Religion and churchgoing were generally frowned upon back in Communist Romania. Religious practices were being discouraged and back in the early days of communism, some clergymen served many years in prisons for their faith
However, upon its consolidation, the regime started allowing religious practices as they were no longer considered a threat but a method of currying favour with the population.
In theory, the communist ideology made a clear distinction between religion and church, although it was blaming both to a certain extent. While religion was considered the primitive man’s way of seeing the world, the church was believed to be an instrument for exploiting people. And for this reason, in the communist society, religion was benefitting from mitigating circumstances, something which was denied to the church.
Once in power, the Communist Party reconsidered its attitude towards religion and Church, which it later included in its cultural policy as elements of national identity. In fact a similar mechanism was in place, with local particularities of course, in all Central and East European Countries, occupied by the USSR after 1945, and Romania was no exception to the rule.
Engineer Stefan Barlea used to be one of the dignitaries in the communist chain of command and began his activity in the mid 1940s. In an interview to the Oral History Centre of the Romanian Radio Broadcasting Corporation, back in 2002, he admitted that although he wasn’t a practising Christian he had nothing against religion and the Church and hadn’t opposed the religious baptism of his two sons, but he hadn’t married his wife in church.
Stefan Barlea: “I didn’t have a particular stance on that matter, but my mother, mother-in-law and my grandmother decided to take the situation in their own hands. I realized they had gone to church because I sensed a certain scent of basil in the house. ‘May they live long!’ we all said about the kids and that was all. I know that one of them was baptized in the Church of Casin Monastery, the second was baptized as well but I don’t know where. I let the women know I wouldn’t attend the religious service but didn’t oppose them either. My wife and I didn’t have a wedding ceremony in church. We thought of getting one in secret but we eventually gave up the idea. I wasn’t particularly against churches, even visited some with family and got some religious education as a child. I recall my grandpa taking me to a church in Prahova and I still carry in my pocket a small icon I got when I was ten or twelve. I wasn’t exactly what they called a freethinker.”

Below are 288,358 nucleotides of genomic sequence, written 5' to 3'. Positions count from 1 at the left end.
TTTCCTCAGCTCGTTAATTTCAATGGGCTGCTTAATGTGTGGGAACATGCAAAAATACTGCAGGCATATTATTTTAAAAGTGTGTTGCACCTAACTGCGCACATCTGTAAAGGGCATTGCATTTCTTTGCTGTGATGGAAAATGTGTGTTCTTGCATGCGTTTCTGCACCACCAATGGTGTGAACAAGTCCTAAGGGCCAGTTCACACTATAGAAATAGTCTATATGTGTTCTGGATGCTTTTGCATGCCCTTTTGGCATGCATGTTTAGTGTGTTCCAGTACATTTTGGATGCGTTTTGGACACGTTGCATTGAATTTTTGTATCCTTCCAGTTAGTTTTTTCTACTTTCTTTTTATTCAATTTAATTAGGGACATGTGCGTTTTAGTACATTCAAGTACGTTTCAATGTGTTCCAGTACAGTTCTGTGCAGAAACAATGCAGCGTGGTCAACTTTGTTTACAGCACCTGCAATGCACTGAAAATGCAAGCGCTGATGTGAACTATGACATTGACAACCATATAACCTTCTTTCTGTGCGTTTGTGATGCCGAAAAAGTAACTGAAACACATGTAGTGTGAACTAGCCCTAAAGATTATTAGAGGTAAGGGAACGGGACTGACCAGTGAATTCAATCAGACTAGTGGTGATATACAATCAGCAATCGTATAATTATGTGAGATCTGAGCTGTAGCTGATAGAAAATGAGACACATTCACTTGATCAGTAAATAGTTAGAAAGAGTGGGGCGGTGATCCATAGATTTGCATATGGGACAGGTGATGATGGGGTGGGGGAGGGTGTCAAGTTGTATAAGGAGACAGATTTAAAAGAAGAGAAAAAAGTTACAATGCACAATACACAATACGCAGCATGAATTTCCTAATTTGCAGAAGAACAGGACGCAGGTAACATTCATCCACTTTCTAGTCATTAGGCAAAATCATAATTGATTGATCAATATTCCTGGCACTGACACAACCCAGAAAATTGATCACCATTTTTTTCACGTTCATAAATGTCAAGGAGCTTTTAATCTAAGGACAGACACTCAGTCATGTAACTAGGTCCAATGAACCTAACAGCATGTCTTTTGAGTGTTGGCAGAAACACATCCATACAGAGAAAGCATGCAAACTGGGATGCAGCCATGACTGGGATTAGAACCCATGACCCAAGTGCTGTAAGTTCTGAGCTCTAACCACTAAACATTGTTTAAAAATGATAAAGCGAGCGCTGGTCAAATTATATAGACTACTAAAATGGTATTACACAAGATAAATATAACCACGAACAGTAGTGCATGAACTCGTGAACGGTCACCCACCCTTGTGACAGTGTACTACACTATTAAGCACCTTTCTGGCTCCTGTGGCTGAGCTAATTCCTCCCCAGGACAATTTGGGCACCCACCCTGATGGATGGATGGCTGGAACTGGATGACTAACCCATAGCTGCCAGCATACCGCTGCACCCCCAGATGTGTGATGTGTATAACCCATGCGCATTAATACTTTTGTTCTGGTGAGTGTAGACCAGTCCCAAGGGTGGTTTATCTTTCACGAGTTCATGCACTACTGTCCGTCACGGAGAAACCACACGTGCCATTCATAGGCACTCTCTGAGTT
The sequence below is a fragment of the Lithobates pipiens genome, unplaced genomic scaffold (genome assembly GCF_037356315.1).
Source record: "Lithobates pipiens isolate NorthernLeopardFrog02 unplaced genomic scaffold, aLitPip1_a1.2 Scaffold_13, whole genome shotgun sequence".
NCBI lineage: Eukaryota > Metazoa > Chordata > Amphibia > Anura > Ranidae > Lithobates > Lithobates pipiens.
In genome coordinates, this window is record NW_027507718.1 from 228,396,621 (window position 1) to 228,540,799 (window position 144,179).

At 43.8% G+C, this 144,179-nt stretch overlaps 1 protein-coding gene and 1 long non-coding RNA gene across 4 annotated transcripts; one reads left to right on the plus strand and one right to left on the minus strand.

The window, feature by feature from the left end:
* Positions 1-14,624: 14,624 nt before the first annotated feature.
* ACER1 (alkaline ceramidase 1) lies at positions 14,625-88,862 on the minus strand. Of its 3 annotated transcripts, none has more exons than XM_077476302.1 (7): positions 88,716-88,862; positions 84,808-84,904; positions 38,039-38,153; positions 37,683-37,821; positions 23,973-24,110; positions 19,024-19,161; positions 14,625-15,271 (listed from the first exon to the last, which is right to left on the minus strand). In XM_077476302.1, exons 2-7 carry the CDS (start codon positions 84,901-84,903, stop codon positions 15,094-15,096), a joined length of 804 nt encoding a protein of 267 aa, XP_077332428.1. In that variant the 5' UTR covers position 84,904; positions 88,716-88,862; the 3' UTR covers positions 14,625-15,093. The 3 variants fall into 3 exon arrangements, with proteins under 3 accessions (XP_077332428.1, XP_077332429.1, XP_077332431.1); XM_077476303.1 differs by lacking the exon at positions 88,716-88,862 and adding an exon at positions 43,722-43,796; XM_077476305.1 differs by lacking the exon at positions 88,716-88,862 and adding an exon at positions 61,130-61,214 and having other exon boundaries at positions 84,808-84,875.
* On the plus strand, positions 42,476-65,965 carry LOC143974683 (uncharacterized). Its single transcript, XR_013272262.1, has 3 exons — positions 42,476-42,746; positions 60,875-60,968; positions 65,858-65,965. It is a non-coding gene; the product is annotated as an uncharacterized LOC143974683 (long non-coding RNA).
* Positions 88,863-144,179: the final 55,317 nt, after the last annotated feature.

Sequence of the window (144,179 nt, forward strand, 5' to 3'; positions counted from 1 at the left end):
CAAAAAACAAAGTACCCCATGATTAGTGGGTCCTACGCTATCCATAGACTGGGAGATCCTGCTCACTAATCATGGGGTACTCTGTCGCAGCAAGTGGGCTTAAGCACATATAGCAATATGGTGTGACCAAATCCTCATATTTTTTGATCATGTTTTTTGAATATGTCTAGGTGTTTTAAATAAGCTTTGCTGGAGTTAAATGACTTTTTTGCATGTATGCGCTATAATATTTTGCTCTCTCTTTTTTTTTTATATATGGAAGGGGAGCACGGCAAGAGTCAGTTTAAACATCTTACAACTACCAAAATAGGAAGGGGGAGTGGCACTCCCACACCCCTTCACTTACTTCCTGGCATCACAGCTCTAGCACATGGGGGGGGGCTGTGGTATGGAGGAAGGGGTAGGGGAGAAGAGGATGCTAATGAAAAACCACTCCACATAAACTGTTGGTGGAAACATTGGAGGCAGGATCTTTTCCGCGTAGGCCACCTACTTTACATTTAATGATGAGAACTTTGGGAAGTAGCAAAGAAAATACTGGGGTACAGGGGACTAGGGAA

Barlea admitted that even before 1989, together with two of his colleagues he conceived a theory combining science and religious representations: “At a certain point, while doing scientific research in the field of cybernetics, I was talking to several prominent figures of Romania’s scientific life, engineer Edmond Nicolau and Balaceanu-Stolnici (...) I did some scientific research together with Balaceanu and we came to the conclusion that from a cybernetic viewpoint, intelligent beings on other planets should be very similar to humans because one must have a vertical position to be able to process a wide range of visual information. Why are all the senses located so high in our bodies? Because nature tends to simplify things and there should be a grain of truth in the Bible saying that ‘God created man in His image’. I remember I was working at the time with the National Council for Science and Technology and wasn’t reluctant to say that.”
Although religion wasn’t encouraged, people avoided going to church because there was some sort of mild persecution against those showing a keen interest in religious issues.
Stefan Barlea: “I don’t remember any cases of people being criticized for having their children baptized or for attending a certain religious service in a church or another. I don’t remember these people being criticized either in our party meetings or during any of the meetings staged by the Communist Youth Organisation. I don’t want to say there weren’t abuses, but I personally heard of none. Ceausescu was tolerant of these things but his wife was against them. I understand that she was angry that their children, Nicu and Zoe, had visited some famous monasteries in Romania.”
The relationship between the communist regime, on the one hand, and Church and religion, on the other, was a difficult one. Back in the day, the two tried to get along with each other but the social, economic and political deadlock the regime was in made of people’s refuge in religion an acceptable compromise.